Mengelberg Edition, Vol.2
When Grieg visited Amsterdam in 1897 he insisted that Willem Mengelberg, the brilliant young Principal Conductor of the Concertgebouw Orchestra, should conduct his music from Peer Gynt, rather than he himself. Nor did Grieg regret his decision; it is said that after the performance he jumped on to a chair and exorted the orchestra to cherish its young conductor. Nowadays no one really plays Grieg with the sweetness, style and depth of romantic melancholy his music so obviously exudes. Hearing Mengelberg conducting the First Peer Gynt Suite live in 1943 is a pleasure comparable to hearing his piano music played by Percy Grainger or Artur Rubinstein. (I am thinking in particular of Rubinstein's video recording of the Grieg Concerto—Decca, 1/89—in which the old man's playing and physiognomy are object-lessons in untarnished affection for the music.) There is some rather nasty tape drop-out in the ''Morning'' section, but the performance should not be ignored on that account.
Mengelberg's way with Tchaikovsky's Pathetique Symphony is familiar from the 1937 recording now on a Teldec CD (9/89). This later 1941 account is said to have a finale that is less obviously constrained by the playing time of 78rpm sides. At 9'30'' (the CD case says 12'00''!) it is a minute longer than the 1937 version; but it doesn't feel all that different. The private rhetoric of Mengelberg's reading is much as before. Technically, the 1937 recording is probably to be preferred; it certainly fades to silence far less brutally at the end of the symphony.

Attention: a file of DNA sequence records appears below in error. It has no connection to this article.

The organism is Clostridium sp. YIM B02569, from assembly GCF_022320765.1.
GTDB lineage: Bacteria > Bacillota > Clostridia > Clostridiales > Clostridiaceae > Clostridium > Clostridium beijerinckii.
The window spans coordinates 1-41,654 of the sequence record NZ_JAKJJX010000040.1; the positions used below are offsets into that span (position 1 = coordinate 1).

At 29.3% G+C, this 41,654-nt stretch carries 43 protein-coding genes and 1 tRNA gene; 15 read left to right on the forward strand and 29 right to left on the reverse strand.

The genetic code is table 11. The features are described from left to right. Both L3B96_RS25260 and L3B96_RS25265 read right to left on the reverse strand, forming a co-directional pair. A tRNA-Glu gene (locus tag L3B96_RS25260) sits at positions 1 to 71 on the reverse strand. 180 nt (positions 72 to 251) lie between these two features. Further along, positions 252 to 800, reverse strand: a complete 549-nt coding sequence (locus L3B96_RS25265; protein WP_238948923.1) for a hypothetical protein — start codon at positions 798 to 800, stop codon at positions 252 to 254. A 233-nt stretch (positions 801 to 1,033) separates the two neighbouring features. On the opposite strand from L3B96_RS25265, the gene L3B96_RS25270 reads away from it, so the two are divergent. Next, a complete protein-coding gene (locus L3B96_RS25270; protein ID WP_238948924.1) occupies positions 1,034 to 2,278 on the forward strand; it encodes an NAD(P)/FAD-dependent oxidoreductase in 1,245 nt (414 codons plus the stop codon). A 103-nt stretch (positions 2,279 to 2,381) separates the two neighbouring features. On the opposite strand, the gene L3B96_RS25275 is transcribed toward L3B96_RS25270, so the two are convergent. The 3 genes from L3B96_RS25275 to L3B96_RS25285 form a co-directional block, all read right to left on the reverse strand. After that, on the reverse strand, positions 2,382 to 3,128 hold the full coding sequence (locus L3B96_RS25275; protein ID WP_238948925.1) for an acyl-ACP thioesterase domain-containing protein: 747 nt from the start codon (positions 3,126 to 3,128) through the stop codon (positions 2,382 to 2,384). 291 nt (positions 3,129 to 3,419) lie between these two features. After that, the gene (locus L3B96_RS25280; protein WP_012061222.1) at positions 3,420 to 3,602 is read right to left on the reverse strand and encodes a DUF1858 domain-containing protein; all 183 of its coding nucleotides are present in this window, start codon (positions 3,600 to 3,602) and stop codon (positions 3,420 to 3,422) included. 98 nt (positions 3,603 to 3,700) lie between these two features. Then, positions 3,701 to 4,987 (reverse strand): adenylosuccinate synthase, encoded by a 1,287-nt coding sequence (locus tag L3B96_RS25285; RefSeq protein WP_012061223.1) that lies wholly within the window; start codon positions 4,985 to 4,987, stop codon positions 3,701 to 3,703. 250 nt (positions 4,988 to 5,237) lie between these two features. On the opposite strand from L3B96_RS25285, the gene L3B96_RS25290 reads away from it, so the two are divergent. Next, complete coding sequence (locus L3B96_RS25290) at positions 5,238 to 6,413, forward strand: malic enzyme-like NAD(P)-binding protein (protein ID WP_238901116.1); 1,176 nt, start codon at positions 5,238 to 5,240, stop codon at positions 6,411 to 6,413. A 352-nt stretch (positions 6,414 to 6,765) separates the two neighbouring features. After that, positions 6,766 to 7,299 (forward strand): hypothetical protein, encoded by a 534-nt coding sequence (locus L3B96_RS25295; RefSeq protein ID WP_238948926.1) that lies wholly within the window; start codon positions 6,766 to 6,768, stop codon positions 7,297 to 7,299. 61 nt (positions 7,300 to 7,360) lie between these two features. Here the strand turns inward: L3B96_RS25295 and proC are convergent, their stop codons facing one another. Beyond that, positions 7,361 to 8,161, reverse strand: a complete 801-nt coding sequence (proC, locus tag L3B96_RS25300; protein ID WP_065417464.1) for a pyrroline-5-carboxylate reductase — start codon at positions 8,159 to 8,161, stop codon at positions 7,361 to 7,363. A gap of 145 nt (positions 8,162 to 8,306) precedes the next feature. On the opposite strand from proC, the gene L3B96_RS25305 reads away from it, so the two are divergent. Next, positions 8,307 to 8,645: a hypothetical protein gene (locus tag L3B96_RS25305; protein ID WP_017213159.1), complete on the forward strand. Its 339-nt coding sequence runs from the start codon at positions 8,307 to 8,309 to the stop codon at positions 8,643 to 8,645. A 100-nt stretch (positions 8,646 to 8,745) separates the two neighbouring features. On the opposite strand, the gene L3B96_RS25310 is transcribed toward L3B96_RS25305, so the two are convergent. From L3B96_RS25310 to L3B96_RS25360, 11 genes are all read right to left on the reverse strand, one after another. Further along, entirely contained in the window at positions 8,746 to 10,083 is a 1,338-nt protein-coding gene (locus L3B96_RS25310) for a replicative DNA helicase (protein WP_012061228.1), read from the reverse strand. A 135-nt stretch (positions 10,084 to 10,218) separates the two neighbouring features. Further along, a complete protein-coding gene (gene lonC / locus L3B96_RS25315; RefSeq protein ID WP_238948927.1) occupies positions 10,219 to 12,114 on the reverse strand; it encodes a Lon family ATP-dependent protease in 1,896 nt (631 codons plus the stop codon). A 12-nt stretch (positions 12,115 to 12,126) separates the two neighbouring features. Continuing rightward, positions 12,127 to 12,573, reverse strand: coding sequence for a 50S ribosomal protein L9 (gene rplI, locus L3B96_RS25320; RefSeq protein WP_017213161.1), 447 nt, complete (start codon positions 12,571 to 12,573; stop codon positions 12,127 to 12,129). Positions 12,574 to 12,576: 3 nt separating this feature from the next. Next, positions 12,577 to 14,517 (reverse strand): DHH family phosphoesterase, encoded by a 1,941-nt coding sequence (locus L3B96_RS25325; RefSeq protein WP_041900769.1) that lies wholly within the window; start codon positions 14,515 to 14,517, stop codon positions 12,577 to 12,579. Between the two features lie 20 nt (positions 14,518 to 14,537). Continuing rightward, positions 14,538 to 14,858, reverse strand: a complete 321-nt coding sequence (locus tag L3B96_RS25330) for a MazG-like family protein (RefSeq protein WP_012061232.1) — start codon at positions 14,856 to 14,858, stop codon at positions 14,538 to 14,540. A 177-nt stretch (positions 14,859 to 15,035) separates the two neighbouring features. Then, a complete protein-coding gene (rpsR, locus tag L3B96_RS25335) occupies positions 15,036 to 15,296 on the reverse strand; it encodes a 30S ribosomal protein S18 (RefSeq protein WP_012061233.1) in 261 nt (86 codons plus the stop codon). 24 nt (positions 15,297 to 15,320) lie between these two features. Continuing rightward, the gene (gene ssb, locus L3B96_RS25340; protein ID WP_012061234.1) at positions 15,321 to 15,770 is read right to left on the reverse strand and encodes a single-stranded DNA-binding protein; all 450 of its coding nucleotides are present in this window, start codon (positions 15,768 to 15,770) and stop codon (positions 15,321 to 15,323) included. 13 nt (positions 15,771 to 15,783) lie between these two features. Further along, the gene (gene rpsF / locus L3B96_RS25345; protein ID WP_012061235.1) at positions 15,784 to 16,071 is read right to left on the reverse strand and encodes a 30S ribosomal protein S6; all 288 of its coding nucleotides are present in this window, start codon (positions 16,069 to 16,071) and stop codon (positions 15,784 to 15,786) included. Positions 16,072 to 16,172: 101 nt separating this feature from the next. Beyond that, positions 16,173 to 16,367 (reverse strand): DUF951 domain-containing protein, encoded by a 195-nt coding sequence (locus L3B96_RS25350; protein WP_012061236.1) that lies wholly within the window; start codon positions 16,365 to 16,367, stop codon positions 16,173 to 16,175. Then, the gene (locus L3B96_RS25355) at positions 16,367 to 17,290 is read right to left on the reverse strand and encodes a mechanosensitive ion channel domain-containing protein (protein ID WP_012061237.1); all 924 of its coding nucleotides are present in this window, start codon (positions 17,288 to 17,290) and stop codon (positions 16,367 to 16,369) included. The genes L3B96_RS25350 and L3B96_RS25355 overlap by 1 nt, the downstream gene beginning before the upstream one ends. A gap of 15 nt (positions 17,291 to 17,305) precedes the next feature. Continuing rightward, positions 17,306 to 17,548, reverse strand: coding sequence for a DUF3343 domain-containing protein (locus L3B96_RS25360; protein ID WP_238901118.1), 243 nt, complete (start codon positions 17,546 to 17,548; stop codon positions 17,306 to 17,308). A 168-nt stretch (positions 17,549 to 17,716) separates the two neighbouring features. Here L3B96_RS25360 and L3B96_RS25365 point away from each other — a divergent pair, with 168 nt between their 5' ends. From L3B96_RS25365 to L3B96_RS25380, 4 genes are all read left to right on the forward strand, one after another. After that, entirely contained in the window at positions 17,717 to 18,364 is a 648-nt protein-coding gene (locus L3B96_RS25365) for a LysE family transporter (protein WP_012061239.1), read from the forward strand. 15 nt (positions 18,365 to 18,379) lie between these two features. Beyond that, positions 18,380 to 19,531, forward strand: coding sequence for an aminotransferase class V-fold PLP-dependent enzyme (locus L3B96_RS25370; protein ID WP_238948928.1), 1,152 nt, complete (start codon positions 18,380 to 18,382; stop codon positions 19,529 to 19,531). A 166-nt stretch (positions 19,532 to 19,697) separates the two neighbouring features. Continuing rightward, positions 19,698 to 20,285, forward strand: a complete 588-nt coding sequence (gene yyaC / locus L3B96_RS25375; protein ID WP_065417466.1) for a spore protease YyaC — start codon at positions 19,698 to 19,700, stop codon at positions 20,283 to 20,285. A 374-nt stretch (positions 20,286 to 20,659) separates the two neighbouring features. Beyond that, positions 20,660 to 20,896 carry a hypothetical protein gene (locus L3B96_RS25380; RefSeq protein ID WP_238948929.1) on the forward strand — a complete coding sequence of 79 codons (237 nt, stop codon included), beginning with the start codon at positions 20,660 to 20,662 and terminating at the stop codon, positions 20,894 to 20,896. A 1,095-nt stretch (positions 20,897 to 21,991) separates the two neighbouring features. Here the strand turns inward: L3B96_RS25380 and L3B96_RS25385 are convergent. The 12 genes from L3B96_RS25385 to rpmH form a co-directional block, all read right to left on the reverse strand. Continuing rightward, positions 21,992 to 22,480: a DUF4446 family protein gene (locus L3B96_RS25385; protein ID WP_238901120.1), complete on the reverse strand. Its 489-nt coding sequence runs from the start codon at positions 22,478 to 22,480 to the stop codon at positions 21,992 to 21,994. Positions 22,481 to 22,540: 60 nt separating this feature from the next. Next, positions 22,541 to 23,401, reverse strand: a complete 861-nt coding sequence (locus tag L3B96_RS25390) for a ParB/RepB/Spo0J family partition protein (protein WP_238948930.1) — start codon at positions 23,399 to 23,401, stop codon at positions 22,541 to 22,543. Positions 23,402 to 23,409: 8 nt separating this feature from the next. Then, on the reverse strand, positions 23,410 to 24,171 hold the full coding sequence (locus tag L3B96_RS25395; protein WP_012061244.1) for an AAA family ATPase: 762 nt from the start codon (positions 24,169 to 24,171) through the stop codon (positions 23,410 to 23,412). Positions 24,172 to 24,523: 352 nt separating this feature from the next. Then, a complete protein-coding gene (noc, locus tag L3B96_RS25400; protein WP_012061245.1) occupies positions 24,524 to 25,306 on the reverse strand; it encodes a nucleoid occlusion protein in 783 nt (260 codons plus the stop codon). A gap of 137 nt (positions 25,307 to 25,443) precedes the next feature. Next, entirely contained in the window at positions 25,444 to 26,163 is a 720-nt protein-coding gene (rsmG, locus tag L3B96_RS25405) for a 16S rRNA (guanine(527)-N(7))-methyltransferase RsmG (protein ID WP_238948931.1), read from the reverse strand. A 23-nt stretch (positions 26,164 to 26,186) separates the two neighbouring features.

In central Asia, that hauntingly beautiful distillation of all that is most alluring about Borodin's music, is exquisitely realized by the Concertgebouw players: in particular by the solo woodwinds and by the luminously beautiful upper strings. In music as expertly scored as this, one realizes afresh what a wonderful body of musicians Mengelberg had assembled and nurtured in his 40 or more years in Amsterdam.'